July 16, 2011

Metaphysical apartness and aesthetic ascent

This continues directly my previous post on metaphysical apartness and the stage. I quoted Bernard Williams' observation that there are two different levels of what we see when we're in a theatre audience. We see both Othello strangling Desdemona and we see the actors in those two roles, acting out the events of the drama. Likewise, we're looking both at the palace in Venice and at a scenery which represents that palace. For many purposes, we can just take that scenery to be the palace. But in some respects, we can't. As Williams says, "when in a play someone sets fire to the palace, they do not, hopefully, set fire to the scenery."[1] They're not identical; they're, strictly speaking, different things.

Note that, however immersed we may be in the action when we're watching the dramatic events unfold, we are always aware of that difference. You wouldn't calmly remain in your seat if you thought that the facade of that building in front of you, just a few steps away, were catching fire for real. Likewise, if someone started strangling another person just before your eyes, you wouldn't just sit there and watch, would you?

(There is an extensive discussion in recent philosophy about how exactly unreal events like these can still trigger something resembling authentic emotions, how you could be, as in the title of one influential paper, "fearing fictions".[2] The central question here is why an emotion such as empathy for Desdemona or anger at Othello is felt in the audience but doesn't, as it would in real life, trigger any action at all. Why do emotions in the real world motivate us to do something whereas they simply leave us transfixed and immersed when we're at the theatre or in the cinema?)

In that earlier post I looked at spatial relations and the notion of a point of view. There is, however, also a connection to what I've called aesthetic ascent.

That we can see things thus in two different ways (the world of the play: Othello, the palace, the strangling vs. the real world: actors, a scenery, and acting) is a condition for making the step from immersion in the world of the play to the levels of comparison and appreciation. We can only begin to compare Shakespeare's play to other plays with similar plots, or the particular stage design to that of other productions, or these particular actors to others doing the same part, if there is some discernible difference between, say, watching Othello strangle Desdemona and watching Sir Laurence Olivier and Dame Maggie Smith acting — performing that strangling scene in act V. (It seems that Williams was able to do so; nowadays, our only chance would be on video.)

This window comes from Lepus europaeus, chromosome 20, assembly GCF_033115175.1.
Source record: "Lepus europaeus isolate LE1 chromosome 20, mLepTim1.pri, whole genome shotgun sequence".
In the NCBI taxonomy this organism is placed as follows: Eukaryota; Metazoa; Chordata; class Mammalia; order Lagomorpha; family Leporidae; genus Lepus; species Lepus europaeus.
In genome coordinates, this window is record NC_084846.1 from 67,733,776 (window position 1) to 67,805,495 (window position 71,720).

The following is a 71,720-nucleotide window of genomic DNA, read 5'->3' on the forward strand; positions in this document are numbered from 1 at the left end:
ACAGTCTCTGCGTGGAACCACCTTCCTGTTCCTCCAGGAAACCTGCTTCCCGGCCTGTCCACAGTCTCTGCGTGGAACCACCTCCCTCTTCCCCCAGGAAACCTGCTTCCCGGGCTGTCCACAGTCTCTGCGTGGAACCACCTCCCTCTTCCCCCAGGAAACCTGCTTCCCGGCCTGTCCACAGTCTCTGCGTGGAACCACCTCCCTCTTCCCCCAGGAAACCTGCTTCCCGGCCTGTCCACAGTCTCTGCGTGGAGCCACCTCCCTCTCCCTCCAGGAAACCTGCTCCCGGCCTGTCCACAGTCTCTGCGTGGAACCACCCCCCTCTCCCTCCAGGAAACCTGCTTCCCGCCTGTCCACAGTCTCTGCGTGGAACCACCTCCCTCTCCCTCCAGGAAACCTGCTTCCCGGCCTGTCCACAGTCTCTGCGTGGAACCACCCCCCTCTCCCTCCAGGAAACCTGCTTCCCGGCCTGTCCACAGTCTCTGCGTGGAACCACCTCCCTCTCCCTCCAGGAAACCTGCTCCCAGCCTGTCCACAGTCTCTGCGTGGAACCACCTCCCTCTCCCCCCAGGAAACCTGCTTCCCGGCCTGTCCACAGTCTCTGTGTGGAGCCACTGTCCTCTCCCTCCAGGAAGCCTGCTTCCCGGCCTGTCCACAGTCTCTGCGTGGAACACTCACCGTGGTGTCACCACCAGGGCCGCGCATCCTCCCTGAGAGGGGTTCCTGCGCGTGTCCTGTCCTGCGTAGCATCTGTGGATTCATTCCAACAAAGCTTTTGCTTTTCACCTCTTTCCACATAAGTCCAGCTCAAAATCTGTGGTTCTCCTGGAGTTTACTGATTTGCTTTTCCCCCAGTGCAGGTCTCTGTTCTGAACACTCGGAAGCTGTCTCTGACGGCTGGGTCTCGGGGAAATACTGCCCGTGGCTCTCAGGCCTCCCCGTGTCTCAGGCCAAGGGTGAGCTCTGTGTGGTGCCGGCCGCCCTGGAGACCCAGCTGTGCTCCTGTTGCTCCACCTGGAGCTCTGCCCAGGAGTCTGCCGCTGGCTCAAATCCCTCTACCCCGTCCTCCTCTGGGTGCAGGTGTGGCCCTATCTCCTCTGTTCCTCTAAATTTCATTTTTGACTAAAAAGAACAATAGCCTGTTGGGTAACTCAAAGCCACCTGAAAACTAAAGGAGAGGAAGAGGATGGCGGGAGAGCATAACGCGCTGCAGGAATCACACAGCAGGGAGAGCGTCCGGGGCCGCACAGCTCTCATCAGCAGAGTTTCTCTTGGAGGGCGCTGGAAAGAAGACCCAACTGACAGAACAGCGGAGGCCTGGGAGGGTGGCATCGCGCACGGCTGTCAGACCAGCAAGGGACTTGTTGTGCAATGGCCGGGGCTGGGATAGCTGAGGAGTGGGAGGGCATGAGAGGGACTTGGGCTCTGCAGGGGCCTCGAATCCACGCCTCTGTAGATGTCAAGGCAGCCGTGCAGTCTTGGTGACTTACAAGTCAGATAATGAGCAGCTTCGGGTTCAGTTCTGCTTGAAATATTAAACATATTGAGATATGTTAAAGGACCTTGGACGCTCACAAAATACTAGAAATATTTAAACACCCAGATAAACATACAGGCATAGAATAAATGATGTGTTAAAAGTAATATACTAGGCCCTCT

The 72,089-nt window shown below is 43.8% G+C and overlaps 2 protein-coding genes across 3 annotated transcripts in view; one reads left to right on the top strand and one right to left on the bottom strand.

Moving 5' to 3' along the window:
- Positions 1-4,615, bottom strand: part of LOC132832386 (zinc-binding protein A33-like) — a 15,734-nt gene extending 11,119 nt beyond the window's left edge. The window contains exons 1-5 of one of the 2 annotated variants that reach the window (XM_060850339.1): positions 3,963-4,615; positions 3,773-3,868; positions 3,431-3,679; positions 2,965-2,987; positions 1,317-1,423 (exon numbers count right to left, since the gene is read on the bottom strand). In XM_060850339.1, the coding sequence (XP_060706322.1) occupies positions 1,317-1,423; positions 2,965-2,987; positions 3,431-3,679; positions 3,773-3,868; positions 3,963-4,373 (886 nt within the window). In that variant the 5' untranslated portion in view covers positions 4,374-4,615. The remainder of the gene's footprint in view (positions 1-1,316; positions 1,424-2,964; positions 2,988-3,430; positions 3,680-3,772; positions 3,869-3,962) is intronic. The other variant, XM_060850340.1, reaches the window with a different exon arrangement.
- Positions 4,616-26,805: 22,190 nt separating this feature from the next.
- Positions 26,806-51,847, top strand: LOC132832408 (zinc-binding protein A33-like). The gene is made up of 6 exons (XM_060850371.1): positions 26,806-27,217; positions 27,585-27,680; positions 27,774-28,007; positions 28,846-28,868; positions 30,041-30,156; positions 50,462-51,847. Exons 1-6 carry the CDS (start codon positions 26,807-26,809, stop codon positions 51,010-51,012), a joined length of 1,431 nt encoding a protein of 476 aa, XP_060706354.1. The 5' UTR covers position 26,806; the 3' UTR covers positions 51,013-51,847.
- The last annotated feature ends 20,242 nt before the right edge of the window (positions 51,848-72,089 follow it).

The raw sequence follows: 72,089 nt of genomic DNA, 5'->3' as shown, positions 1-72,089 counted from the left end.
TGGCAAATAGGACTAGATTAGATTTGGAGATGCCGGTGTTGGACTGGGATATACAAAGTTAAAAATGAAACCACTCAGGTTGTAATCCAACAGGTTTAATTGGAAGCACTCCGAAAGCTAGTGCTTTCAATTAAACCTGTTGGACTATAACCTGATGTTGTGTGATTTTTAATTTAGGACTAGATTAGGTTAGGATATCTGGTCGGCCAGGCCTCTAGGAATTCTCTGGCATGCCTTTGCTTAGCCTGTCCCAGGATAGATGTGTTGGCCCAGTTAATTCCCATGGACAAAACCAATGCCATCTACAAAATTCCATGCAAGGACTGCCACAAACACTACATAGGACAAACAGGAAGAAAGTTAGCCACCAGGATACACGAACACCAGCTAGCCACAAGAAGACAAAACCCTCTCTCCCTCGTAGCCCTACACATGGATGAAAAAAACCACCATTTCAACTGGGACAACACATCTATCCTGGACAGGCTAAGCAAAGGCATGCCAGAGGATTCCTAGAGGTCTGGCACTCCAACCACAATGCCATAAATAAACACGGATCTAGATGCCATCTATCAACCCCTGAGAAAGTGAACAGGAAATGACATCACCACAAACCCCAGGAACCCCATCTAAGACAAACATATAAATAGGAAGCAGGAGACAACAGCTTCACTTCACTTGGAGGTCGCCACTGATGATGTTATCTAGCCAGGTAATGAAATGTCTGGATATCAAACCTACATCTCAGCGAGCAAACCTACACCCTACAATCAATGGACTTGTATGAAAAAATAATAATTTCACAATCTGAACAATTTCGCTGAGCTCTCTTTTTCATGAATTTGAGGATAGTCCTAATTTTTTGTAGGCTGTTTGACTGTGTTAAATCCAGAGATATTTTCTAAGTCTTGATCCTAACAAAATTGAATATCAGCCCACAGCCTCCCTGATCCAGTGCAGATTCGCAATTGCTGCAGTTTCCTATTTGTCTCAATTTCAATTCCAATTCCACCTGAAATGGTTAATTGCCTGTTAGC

Even though the world of a fiction can have our full and undivided attention at the level of immersion in the aesthetic ascent; even if we might, for a period, use our capacities of perception and imagination exclusively following the plot of a novel, play, or movie (and, in a more general sense, even a dream, a scenario, a memory or a future plan); even if nothing about the real world occurs to us for quite some time (such as our sitting in a theatre seat or reading chair, the fact that there are other performances of that same play, different tellings of that same story, varying interpretations of what's going on or how it might sediment itself in reality) — even so we are never part of that fictional world; we're in the real world, and thus can never be in the world of an instance of unreality.

At the same time, this apartness is the basis for aesthetic ascent: leaving the level of immersion and comparing that which is going on with other, similar instances. Making this step means to switch between the two ways of looking at things Williams distinguishes: switching between seeing the palace (when immersed) and the scenery (when comparing).

[1] Bernard Williams, "Imagination and the self", in: Problems of the self. Philosophical Papers 1956–1972, Cambridge: Cambridge University Press 1973, 26–45, 35.
[2] Kendall Walton, "Fearing fictions", in: Journal of Philosophy 75 (1978), 6–27.

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